Since Worklife Is Unscripted
Planning to Handle the Unplanned Like a Pro
How good are you at handling a sudden change in plans? What if your success at work depended on it? At a recent Deputy Director for Management Seminar, the self-described “world’s only motivational improviser” Avish Parashar offered a few suggestions.
“Life isn’t scripted—no matter how much we want it to be, with our agendas and our to-do lists and our productivity apps and our big-picture vision boards,” he said, holding up a concierge-style bell. “Life is the ultimate improvisation. Just when you think you’ve got it all figured out, the universe comes in and goes, ‘DING! Now deal with this.’ Sometimes ‘ding’ happens.”
Learning a few techniques to make better snap decisions can help everyone in every situation, Parashar noted.
“We all have those moments,” he said, “where because we are angry, frustrated, stressed, overworked or just not thinking, where we end up doing or saying something less than optimal that ends up making our lives more complicated than they need to be.”
Work and the goals you set for your organization can benefit from a little positive improvisation as well.
“Our lives are nothing but a series of moments,” Parashar pointed out. “If we make good decisions in those moments, life gets easier and more successful. If we make bad decisions, life becomes more of a struggle.
“Anyone can do well when everything goes according to plan,” he continued. “The real test—and I would say your value to your organization—is how quickly and effectively you respond when things don’t go according to plan…These skills are more valuable now than ever simply because the world is changing faster than it ever has before…The key is responding. It’s not what happens, it’s how you respond.”
Parashar described three levels of response: improvise, adapt and innovate.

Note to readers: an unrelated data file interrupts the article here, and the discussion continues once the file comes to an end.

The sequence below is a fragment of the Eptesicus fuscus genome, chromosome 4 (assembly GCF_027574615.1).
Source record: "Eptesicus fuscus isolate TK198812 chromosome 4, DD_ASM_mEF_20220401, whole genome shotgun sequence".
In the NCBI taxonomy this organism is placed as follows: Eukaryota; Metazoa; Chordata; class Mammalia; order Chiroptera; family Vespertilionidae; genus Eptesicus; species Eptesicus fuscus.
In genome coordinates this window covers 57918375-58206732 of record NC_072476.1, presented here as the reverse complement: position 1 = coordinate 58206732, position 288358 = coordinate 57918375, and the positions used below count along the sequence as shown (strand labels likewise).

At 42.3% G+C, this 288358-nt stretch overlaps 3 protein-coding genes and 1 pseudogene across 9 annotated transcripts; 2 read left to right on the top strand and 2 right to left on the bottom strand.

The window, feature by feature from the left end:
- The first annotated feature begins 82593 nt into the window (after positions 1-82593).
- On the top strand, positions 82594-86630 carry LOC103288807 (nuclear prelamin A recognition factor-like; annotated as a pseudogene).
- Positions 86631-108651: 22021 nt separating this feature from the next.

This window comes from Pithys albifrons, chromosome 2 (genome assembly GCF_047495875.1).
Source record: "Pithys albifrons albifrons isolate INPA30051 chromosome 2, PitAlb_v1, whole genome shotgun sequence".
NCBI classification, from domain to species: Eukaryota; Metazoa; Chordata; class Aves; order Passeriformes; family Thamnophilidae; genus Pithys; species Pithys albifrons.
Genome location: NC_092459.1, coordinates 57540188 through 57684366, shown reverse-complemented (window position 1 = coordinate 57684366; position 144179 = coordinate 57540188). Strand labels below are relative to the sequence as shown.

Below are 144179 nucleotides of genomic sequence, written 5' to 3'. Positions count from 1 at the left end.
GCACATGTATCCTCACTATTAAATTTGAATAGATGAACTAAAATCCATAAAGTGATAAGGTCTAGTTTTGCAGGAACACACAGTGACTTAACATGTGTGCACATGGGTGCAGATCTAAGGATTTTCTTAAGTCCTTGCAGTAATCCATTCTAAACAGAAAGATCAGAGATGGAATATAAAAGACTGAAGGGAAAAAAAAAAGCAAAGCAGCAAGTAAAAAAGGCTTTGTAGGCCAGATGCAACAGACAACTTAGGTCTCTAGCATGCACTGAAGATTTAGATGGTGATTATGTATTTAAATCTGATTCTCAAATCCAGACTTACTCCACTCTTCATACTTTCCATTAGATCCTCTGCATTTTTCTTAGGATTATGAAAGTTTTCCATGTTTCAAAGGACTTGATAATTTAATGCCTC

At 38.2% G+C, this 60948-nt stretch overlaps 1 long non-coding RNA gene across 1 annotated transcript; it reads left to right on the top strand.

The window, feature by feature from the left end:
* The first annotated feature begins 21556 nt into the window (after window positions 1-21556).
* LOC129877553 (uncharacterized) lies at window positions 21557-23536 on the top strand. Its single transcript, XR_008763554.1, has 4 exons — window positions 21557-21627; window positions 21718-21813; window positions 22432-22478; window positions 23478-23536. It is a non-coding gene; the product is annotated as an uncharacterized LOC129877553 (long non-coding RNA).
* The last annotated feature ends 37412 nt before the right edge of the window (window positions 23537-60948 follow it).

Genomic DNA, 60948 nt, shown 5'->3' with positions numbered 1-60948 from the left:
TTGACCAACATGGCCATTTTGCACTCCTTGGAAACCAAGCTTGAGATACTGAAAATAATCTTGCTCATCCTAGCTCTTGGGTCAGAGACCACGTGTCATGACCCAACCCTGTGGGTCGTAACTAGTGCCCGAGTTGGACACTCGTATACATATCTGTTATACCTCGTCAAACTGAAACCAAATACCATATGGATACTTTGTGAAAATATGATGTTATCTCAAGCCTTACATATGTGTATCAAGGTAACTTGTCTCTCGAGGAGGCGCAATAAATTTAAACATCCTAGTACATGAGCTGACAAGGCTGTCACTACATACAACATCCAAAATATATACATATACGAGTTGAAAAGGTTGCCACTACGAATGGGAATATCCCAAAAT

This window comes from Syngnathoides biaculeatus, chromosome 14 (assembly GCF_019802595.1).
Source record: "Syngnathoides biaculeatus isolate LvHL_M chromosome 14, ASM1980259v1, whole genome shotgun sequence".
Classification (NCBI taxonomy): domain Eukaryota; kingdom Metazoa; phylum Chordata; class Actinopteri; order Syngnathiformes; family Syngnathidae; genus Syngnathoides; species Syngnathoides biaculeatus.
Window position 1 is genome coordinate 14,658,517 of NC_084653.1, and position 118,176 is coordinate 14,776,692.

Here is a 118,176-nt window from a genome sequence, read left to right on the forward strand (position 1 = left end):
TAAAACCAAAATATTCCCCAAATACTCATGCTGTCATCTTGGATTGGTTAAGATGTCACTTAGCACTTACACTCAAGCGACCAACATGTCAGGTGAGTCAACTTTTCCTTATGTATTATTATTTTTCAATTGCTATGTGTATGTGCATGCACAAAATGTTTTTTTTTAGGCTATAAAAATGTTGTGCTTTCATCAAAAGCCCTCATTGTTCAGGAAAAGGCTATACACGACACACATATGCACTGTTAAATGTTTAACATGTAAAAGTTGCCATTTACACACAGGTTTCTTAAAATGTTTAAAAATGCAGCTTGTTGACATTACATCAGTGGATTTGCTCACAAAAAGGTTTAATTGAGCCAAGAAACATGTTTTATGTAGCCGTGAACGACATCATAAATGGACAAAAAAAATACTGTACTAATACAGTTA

In straight improv—call it beginner’s improv— Parashar said you learn to take on an improviser’s mindset: “Have fun. Be willing to fail. Focus on what you can control and let go of the rest.”
Using games and volunteers from the Masur Auditorium audience, the professional improviser admitted it’s not always easy.
“Ding moments aren’t fun,” he said. “They throw us off course…Failure does have consequences, but fear of failure will do nothing but paralyze you, cut off your creativity when you need it most…Bring a positive energy to it…If in those moments of stress and change you can step back, have fun, it’s going to open up your resources quicker.”
A level two response goes beyond merely reacting. “Adapting” requires more assertive action. “Every ding moment has an opportunity within it,” Parashar explained. “Great improvisers learn how to find and take advantage of those opportunities.”
For most of us, the temptation when facing change is to wish for the way things used to be, he said. However, “you can never make progress looking backwards. The more time we spend wishing things could be like they were before, the less energy we’re putting toward making this new reality even better.”
Adaptability works in increments, step by step, Parashar noted. And the steps don’t have to be all that large. “If you can think of your actions as experiments instead of solutions, you will make much faster progress,” he said. “Take small steps. See what happens. Then adjust.”
Finally, Parashar said, comes master-level improvisation: Innovation. That’s when you don’t wait for change to happen to you, but decide yourself to head in another direction. “Create your own ding moments that change the game and propel you forward,” he suggested to those who feel they or their program may be stuck in a rut. “Do something new or do something old in a new way.”
Parashar even has a sort of script for changing your script. When a colleague or coworker comes to you with what may seem like a cockamamie proposal, the professional improv guy wants you to “say ‘yes and’ instead of ‘yes but.’”
Really, Parashar said, it’s more of a mindset, an attitude that changes the energy of the conversation from negative and constrictive to expansive and collaborative.
“This is not a literal technique,” he explained. “It’s a mentality…We’re talking about ding moments and default responses. For so many, the default response to anything unexpected, different, new, out-of-our-comfort-zone, not-how-we-originally-wanted-it-to-be is to immediately say, ‘yes but.’ All I’m suggesting is that we can reap some tremendous benefits if we switch our default response to ‘yes and.’”
Such an approach not only changes the dynamic of the interaction, but also helps the relationship. “[The more positive attitude] heads off conflict, opens up creativity,” he said. “[NIH] is a place of creativity. ‘Yes and’ drives it.”
Concluding the lively, humor-filled seminar, Parashar urged attendees to use improvisation boldly for it to be most effective. “You must say ‘yes and’ even to ideas that seem impossible.” After all, anyone can approve a good idea. “Sometimes the best ideas are hiding behind the worst ones.”